What caught my attention in the film was how Charu was seen feeling all that she was, unflinchingly, without restrictions of external forces. This was integral for me as a woman watching the film. A woman who has been told to always share her feelings, to not keep thoughts of her own but also, to not speak too much, feel too much, or be too much. When my sense of self has been directed to derive its meaning from having thoughts for others’ well-being and rarely of my own (if I am not considered selfish), Charulata comes as a woman whose heart has space for herself, who does not need to validate her feelings from the men in her life, who isn’t a singular entity constructed to serve the interests of her husband.

Image Credit: The Dissolve

Having said that, it is also important to understand that she has the privilege to speak her mind, to be expressive of her desires and wants, for she is an upper class, upper caste educated woman from an affluent family who may not receive stigma for choosing to speak about her desires by society; who has the privilege of accepting her desires as desires in the first place.

There is an interesting scene in the film in which Bhupati is discussing the future of his newspaper with Umapada (Shyamal Ghoshal) who asks him to add more “spice” to his newspaper which only contained political affairs. Bhupati argues how only truth and concrete things like world affairs have meaning, and adding saucy and spicy material, all deviations, isn’t what he intended to do. A nice satire on today’s media which has more “spicy’ news to its aid, the spicy news which it sometimes makes for itself, in the process of which things of importance are trivialized.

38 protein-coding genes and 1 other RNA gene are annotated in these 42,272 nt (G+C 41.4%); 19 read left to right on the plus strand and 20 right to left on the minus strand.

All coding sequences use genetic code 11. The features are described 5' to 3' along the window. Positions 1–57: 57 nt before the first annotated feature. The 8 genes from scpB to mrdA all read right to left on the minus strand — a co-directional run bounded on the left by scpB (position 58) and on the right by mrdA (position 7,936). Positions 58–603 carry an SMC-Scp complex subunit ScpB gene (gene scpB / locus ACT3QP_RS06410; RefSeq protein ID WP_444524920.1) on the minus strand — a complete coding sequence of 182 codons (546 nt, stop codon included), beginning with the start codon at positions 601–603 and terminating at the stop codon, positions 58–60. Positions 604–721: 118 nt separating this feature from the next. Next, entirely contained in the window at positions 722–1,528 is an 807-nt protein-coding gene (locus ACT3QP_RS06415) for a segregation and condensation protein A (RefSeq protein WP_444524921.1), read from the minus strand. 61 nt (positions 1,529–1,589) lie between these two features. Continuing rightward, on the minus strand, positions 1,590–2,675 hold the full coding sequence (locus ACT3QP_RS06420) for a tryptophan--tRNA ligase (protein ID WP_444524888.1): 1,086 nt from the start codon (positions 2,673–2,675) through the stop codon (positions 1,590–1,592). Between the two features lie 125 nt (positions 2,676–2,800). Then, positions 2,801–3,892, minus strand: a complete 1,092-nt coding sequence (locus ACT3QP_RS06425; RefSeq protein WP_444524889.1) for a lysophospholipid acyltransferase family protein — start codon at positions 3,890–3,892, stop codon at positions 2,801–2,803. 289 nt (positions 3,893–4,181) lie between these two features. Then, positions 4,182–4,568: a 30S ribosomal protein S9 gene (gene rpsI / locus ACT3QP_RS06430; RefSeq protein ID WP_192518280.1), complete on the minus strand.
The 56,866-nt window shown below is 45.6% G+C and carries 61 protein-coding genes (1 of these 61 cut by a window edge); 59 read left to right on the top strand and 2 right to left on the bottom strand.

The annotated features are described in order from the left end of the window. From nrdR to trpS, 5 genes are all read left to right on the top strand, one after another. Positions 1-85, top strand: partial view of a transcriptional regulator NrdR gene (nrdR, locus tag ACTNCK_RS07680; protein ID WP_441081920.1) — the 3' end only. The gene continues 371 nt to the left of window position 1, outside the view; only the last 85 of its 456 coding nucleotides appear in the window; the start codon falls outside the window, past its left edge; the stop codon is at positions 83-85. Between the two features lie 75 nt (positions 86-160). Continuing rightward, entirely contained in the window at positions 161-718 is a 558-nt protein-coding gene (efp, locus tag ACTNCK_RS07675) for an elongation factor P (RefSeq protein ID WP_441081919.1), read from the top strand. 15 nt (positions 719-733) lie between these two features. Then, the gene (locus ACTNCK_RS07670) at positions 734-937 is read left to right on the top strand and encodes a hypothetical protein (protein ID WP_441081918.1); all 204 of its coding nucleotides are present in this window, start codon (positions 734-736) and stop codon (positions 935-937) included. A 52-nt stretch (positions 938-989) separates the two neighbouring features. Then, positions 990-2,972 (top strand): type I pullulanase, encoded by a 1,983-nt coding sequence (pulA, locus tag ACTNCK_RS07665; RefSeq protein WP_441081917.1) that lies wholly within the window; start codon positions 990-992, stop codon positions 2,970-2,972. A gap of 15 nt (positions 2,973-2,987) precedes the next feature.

Charulata comes as a woman whose heart has space for herself, who does not need to validate her feelings from the men in her life.

There is also a distinction made between traditional and new women, where the traditional woman does not know better, but the new woman with all her intellect does, but not enough. The new woman is modern but not modern enough if we compare her with men, she does want to be the traditional woman, she isn’t. Women are also seen as beings having zero knowledge and interest in politics, i.e., the reality, and as beings who rely on men for knowing things about themselves.

“A woman can’t understand a female mind. Only a man can”, says Amal.

The subtle distinction between politics and literature that plays out in Bhupati’s interactions with both Amal and Charulata can be located in the contemporary debates of science and social sciences, where the latter has to bear the brunt of not contributing enough to the economy. Yes, because that’s the only institution supporting life on this planet.

Charulata is not just any film. It speaks volumes about feelings of a woman, of the golden cage around her, and of the many cages that fluently construct themselves in the lives of women. It isn’t one narrative but many that are natural in any narrative of a human life. The cuckoo does not sing only of melancholia but also of herself. Her songs are her own, and that’s what I take away from the film. That is what remains. 

Also Read: A Feminist Reading Of Mahanagar – Satyajit Ray’s Sketch Of Middle Class Morality


Featured Image Credit: Berlinale